A morale-boosting victory, both Jervis and Nelson were hailed as heroes with the former being elevated to Baron Jervis of Meaford and Earl St. Vincent. In addition, he received the thanks of Parliament and was given a gold medal by the King George III. Having defeated the Spanish, Jervis began a blockade of Cadiz. Over the next two years, he maintained the blockade while also directing operations in the Mediterranean and working to improve the Royal Navy's facilities at Gibraltar. In 1798, St. Vincent dispatched Nelson with 15 ships of the line to intercept French forces bound for Egypt. Locating the enemy fleet at Aboukir Bay, Nelson soundly defeated it at the Battle of the Nile on August 1/2. Promoted to admiral on February 14, 1799, St. Vincent resigned his post due to ill health and returned to Britain that June.

John Jervis - Channel Fleet & First Lord of the Admiralty:

Recovering his health, St. Vincent took command of the Channel Fleet on April 26, 1800. Flying his flag from HMS Namur (90), and later HMS Ville de Paris (110), he began a close blockade of Brest. Using the charts he created during his travels with Barrington, St. Vincent implored his commanders to be aggressive in maintaining a tight blockade. A strict disciplinarian, he forbade the fleet's officers from sleeping ashore or its ships putting into Spithead without written orders. Despite this rigidity, St. Vincent took great care in regard to living conditions for his sailors. Dramatically improving the fleet's diet and hygiene, he was able to greatly reduce disease in the Channel Fleet.

In 1801, new Prime Minister Henry Addington selected St. Vincent to serve as First Lord of the Admiralty. Leaving the Channel Fleet, he took office and began a campaign to eliminate corruption from the Royal Navy and its dockyards. Conducting a sweeping investigation, St. Vincent's Commission of Inquiry ultimately produced twelve reports outlining corruption in various parts of the service. An avid reformer, St. Vincent worked to improve port facilities, naval hospitals, and invested in new technology such as Marc Isambard Brunel and Samuel Bentham's machinery for making blocks. A believer in promotion by merit, he also sought to prevent the advancement of officers through the use of influence and social class. Having made numerous enemies, including Pitt, due to his efforts, St. Vincent left office in May 1804 after Addington's government fell.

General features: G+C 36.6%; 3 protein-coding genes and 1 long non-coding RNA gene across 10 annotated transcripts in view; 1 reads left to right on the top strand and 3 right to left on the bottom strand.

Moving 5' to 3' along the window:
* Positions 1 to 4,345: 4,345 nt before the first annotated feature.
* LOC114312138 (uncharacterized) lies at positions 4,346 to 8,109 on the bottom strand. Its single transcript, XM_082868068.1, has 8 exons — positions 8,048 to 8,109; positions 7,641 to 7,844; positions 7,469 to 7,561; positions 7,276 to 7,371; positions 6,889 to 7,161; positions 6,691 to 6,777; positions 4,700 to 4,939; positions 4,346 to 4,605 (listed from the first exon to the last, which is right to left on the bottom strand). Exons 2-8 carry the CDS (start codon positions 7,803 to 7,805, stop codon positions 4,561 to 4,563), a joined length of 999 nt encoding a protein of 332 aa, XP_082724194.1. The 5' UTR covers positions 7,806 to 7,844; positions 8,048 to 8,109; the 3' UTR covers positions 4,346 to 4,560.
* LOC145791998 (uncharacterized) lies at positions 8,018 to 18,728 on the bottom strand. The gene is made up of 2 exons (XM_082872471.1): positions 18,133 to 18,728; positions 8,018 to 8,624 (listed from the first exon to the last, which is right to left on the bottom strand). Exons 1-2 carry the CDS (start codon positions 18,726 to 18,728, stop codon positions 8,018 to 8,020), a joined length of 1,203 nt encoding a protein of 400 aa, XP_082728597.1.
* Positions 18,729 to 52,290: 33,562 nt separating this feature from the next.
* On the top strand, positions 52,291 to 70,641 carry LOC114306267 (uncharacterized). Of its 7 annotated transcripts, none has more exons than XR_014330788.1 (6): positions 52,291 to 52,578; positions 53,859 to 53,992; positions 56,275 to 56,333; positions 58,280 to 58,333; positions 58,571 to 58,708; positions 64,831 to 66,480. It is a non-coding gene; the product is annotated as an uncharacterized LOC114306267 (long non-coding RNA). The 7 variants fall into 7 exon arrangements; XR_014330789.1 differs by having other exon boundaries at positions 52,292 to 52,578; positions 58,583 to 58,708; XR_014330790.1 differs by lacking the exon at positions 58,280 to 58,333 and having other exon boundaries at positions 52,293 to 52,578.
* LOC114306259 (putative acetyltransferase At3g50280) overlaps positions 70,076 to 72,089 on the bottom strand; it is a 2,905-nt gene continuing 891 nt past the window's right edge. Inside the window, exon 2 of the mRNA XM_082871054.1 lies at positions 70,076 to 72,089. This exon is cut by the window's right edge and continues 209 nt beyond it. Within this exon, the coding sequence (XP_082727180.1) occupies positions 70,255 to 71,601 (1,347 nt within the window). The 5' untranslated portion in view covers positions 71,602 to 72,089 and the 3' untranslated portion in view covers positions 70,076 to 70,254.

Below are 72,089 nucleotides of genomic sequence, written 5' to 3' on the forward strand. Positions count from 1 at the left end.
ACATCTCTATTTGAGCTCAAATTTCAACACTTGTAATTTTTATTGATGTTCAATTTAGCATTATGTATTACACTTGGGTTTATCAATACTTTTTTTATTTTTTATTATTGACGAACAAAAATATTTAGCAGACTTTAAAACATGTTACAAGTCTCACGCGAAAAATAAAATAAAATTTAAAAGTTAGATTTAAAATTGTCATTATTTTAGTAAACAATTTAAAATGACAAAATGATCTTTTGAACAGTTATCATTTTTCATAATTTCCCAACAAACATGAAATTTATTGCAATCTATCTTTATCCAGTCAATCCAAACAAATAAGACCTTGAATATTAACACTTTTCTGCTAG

John Jervis - Return to Sea & Final Years

On November 9, 1805, St. Vincent resumed command of the Channel Fleet. Though flying his flag from HMS Hibernia (110), the aging admiral was forced to spend much of his time living ashore at Rame. During this time, St. Vincent continued to argue for reform of the promotion system and stated that non-flag officers should be barred from sitting in Parliament. Retiring in 1807, he became known as a philanthropist and donated money to numerous causes. Though entitled to a seat in the House of Lords, St. Vincent seldom appeared and often limited his comments to military matters. Made acting Admiral of the Fleet in May 1814, he was confirmed in the post by King George IV in January 1820. St. Vincent died on March 13, 1823 and was buried in his family mausoleum in Staffordshire. A monument in his honor was later erected at St. Paul's Cathedral in London.

Selected Sources

  • St. Vincent: Admiral Sir John Jervis
  • BBC: Admiral John Jervis
  • Age of Sail: John Jervis